The Geneva Mechanism takes smooth rotary motion and converts it to intermittent rotary motion. One can think of it in electronics terms as changing the duty cycle of the oscillation. This is a mechanical version.
Geneva mechanisms were invented in Switzerland for use in clockwork so that the hands of a clock would snap rapidly to their new positions rather than move smoothly across the face of the clock. They are also used to advance movie film in film projectors and are responsible for that clicking noise that film projectors make.
Here is a rendering of a Geneva Mechanism designed from LEGO parts. This rendering was made using MLCad in the LDraw package in conjunction with L3PAO and POV Ray. Below the mechanism in operation. This process will be described in detail in a future post.
The building instructions are straightfoward and can be downloaded in this zip file.
I am looking into using such a mechanism in a LEGO laser scanner, which can be used in instrument or robotics applications.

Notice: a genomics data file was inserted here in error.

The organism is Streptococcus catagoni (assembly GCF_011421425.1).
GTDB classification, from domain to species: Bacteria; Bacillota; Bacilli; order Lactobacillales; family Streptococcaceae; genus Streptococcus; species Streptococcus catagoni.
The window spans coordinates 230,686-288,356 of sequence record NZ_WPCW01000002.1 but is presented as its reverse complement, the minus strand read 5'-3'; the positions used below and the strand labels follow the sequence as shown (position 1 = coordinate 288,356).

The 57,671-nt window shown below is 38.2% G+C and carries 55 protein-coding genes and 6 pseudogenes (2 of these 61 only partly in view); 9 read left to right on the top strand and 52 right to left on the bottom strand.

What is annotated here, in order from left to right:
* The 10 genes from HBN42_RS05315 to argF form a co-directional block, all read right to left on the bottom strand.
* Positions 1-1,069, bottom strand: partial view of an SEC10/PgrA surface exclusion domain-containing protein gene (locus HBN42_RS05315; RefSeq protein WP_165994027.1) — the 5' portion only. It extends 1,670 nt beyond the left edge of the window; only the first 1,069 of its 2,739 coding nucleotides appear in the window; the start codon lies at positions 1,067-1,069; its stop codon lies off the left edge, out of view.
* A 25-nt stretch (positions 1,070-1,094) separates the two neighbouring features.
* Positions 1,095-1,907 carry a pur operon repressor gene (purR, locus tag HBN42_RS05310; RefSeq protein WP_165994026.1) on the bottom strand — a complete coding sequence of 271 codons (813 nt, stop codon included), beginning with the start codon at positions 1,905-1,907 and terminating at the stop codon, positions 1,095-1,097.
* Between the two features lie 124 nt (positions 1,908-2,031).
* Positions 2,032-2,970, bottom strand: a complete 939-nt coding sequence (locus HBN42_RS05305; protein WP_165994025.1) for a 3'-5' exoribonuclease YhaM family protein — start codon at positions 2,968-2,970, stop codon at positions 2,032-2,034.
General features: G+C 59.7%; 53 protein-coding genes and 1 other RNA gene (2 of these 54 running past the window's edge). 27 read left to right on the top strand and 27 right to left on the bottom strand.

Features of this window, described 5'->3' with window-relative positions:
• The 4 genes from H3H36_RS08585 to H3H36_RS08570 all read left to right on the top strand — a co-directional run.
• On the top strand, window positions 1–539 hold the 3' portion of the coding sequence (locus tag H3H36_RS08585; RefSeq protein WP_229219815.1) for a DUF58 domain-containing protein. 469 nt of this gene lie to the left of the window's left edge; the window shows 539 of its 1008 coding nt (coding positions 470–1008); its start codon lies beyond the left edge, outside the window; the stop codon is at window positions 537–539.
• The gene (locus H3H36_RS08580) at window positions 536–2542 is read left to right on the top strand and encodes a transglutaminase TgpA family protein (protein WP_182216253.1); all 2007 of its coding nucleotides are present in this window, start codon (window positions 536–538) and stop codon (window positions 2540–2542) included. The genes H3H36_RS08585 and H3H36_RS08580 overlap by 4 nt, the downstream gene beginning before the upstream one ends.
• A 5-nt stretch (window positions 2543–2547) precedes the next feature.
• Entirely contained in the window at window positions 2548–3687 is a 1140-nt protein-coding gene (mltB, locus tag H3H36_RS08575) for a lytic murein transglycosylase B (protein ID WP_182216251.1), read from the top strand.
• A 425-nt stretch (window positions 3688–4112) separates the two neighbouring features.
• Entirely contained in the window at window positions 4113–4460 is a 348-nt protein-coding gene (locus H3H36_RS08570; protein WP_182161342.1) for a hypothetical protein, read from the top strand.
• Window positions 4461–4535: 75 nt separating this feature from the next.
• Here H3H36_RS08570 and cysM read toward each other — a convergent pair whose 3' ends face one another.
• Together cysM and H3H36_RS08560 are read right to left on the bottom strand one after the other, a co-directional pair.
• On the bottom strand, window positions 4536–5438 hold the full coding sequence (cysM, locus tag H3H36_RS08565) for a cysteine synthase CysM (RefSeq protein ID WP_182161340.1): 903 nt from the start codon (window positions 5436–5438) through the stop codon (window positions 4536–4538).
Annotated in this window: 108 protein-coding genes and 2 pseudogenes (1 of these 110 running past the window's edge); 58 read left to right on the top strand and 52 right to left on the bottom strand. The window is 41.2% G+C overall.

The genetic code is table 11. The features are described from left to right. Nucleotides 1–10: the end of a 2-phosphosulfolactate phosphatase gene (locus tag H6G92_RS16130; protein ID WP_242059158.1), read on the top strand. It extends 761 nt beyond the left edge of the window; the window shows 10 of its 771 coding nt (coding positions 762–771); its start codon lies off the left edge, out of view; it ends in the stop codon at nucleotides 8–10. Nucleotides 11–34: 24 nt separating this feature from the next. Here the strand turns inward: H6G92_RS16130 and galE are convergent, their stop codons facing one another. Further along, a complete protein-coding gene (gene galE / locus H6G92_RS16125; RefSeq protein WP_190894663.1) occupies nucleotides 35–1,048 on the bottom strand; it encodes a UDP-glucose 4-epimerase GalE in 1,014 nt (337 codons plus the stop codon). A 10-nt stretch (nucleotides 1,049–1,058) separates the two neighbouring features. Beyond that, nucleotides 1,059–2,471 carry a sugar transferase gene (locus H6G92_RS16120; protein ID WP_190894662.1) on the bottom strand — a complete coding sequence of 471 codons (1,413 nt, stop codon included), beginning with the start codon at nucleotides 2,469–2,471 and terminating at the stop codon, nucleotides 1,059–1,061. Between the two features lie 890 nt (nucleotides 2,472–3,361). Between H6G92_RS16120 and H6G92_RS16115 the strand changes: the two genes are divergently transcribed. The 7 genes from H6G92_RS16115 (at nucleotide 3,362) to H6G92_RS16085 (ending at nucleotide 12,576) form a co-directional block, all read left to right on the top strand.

A smaller LEGO Geneva Mechanism created by Leo Dorst of the Intelligent Systems Laboratory in Amsterdam can be found here, although I have not been able to get it to work myself.
Gary E. McCullough says:
hello fantastic blog yea nice work amazing stuff thanx
Best you should change the blog name title Geneva Mechanism | BrickEngineer to more specific for your subject you write. I loved the post even sononetheless.
rock songs says:
Keeep up the good work.. keep this up! Its so good and so important. I am looking forward to read far more from you.
Jeremy Cook says:
Interesting to see this made out of Legos. I made one out of MDF with a bit different design if you want to check it out: http://www.jcopro.net/2012/03/04/a-cnc-cut-geneva-drive/ – although I guess you need a CNC machine to make it!